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Why Vulnerability in the Workplace Works

Vulnerability at work – It has it’s place. Have you listened to Brene Brown’s “The Power of Vulnerability”? Her honesty is refreshing. Brown shares bluntly the power of vulnerability, and her personal journey/battle, to/with vulnerability.

From an HR standpoint the sexy talk of workplace culture, creating an environment that supports vulnerability, is prevalent.

With recent trends in HR moving to a more open work culture, business’s today find themselves asking the question: How can we create safe environments where employees can be vulnerable. We find that the answer for many is unsure.

Society and social media rejoices in the “vulnerable.” Yet we are a generation that curates our lives online. Never before have we seen a young generation dealing with the high levels of self degradation, depression, loneliness and separation.

Brene Brown’s research showed her that “vulnerability” came from the ability to connect authentically. “Connection is why we are here and it is what gives meaning to our lives.”

“The opposite to connection is shame – and shame is really the fear of disconnection.” Shame leads to “Im not XXXX Enough” and what underpins this is vulnerability.

When we build a workplace that values connection (and thus vulnerability) know that the ability to connect, or not connect, is something that is intrinsically human.

In order for connection to happen we have to allow ourselves to be seen. It also means we have to know deep down, we are accepted and safe.

Brene Brown suggests that in her research there are two group of people. 1) Those who have a strong sense of love and belonging and believe they are worthy of love and belonging and 2) those that fear that they are not worthy of love and belonging.

How to build a vulnerable workplace?

  1. Accept and expect that your company and your workplace will have people from group 1 and group 2. Acknowledge that everyone is not the same, and everyone connects differently. Your employees have different perspective, cultural norms and priorities. What can be vulnerable and scary for one person to share, might be totally normal for another.
  2. Provide communication training to your entire company, not just your leaders and your managers.  Build conversation parameters for your employees and set communication norms. Help your company by designing a communication alliance. It can be as simple as suggesting what type of conversations belong in your workplace and how to handle a situation when you find yourself in a conversation you are not comfortable with.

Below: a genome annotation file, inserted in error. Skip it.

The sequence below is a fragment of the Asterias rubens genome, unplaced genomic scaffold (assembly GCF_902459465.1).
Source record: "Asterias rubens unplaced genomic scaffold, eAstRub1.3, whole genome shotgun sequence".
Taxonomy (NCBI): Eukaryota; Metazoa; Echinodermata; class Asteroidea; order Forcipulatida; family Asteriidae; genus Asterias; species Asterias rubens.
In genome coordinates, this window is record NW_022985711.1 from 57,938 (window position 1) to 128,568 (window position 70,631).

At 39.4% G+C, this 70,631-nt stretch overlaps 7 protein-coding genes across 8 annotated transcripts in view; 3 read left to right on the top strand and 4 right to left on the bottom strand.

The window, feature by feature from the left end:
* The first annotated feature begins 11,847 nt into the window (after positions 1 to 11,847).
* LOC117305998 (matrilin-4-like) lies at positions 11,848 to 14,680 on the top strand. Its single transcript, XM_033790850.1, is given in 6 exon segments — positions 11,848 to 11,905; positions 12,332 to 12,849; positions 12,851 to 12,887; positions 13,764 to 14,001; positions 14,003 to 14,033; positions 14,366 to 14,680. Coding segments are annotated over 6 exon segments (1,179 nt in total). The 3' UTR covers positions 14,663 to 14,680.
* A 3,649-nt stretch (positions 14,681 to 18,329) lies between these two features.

3. Be present. Be aware of the culture of communication you are building . Know the different types of personalities and  know that one size doesn’t fit all. If you or one of your team members are a facts based person who likes to control and predict, this step into vulnerability can be harsh, ugly and hard work. Know that what looks like surface level conversation to one person might be the deepest they have got to sharing in a professional setting to another.

Why Build workplace that encourages Vulnerability?

In our last blog post, “How to Reduce Loneliness in the Workplace”, we discussed the impact of loneliness on employees and social connection. We know that humans are naturally social and vulnerability is an important step in making social connections. Creating an environment where employees feel safe enough to be vulnerable opens the to door not only social connections, but engagement, productivity, understanding, cohesiveness etc.

We know that when we create a safe environment, we allow our employees to be vulnerable. Saying “I don’t know the answer” can be safe. It invites others to share their ideas and collaborate.

Importantly, encouraging leaders to be vulnerable and build personal connections helps them to understand employees better. In turn this makes employees feel valued and important.

Finnaly, inspire your team to be vulnerable. Allow them to share a dimensions of themselves that makes them who they are, such as their challenges, interests and hobbies. This creates an engaging workplace – and an engaged workplace is a productive workplace.

 

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